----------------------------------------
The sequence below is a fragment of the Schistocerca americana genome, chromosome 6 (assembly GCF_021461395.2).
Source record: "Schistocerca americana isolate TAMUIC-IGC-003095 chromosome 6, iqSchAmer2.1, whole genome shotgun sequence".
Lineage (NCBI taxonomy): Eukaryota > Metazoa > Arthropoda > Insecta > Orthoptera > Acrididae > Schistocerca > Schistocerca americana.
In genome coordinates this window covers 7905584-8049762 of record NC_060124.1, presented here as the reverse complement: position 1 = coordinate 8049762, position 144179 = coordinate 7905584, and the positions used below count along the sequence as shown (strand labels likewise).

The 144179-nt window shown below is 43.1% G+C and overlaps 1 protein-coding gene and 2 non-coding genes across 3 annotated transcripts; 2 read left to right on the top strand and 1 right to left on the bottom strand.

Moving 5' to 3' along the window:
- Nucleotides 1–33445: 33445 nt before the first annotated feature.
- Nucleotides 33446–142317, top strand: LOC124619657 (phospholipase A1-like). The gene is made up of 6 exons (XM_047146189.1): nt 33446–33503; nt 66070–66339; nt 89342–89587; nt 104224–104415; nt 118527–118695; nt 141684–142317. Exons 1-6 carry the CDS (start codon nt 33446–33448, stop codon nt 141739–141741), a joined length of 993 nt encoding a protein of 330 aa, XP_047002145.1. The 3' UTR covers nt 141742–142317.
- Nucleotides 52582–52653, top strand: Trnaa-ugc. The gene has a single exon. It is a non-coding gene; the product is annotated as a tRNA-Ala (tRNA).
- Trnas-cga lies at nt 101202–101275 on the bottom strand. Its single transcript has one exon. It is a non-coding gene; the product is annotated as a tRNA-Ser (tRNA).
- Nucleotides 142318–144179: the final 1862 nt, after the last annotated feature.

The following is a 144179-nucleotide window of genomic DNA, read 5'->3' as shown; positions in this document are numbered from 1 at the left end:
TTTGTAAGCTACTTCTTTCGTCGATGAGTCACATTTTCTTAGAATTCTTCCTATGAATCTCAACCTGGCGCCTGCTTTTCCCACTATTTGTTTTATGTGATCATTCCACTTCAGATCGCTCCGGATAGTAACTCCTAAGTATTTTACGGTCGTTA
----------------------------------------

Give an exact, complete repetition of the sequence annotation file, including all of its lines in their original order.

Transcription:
The sequence below is a fragment of the Schistocerca americana genome, chromosome 6 (assembly GCF_021461395.2).
Source record: "Schistocerca americana isolate TAMUIC-IGC-003095 chromosome 6, iqSchAmer2.1, whole genome shotgun sequence".
Lineage (NCBI taxonomy): Eukaryota > Metazoa > Arthropoda > Insecta > Orthoptera > Acrididae > Schistocerca > Schistocerca americana.
In genome coordinates this window covers 7905584-8049762 of record NC_060124.1, presented here as the reverse complement: position 1 = coordinate 8049762, position 144179 = coordinate 7905584, and the positions used below count along the sequence as shown (strand labels likewise).

The 144179-nt window shown below is 43.1% G+C and overlaps 1 protein-coding gene and 2 non-coding genes across 3 annotated transcripts; 2 read left to right on the top strand and 1 right to left on the bottom strand.

Moving 5' to 3' along the window:
- Nucleotides 1–33445: 33445 nt before the first annotated feature.
- Nucleotides 33446–142317, top strand: LOC124619657 (phospholipase A1-like). The gene is made up of 6 exons (XM_047146189.1): nt 33446–33503; nt 66070–66339; nt 89342–89587; nt 104224–104415; nt 118527–118695; nt 141684–142317. Exons 1-6 carry the CDS (start codon nt 33446–33448, stop codon nt 141739–141741), a joined length of 993 nt encoding a protein of 330 aa, XP_047002145.1. The 3' UTR covers nt 141742–142317.
- Nucleotides 52582–52653, top strand: Trnaa-ugc. The gene has a single exon. It is a non-coding gene; the product is annotated as a tRNA-Ala (tRNA).
- Trnas-cga lies at nt 101202–101275 on the bottom strand. Its single transcript has one exon. It is a non-coding gene; the product is annotated as a tRNA-Ser (tRNA).
- Nucleotides 142318–144179: the final 1862 nt, after the last annotated feature.

The following is a 144179-nucleotide window of genomic DNA, read 5'->3' as shown; positions in this document are numbered from 1 at the left end:
TTTGTAAGCTACTTCTTTCGTCGATGAGTCACATTTTCTTAGAATTCTTCCTATGAATCTCAACCTGGCGCCTGCTTTTCCCACTATTTGTTTTATGTGATCATTCCACTTCAGATCGCTCCGGATAGTAACTCCTAAGTATTTTACGGTCGTTA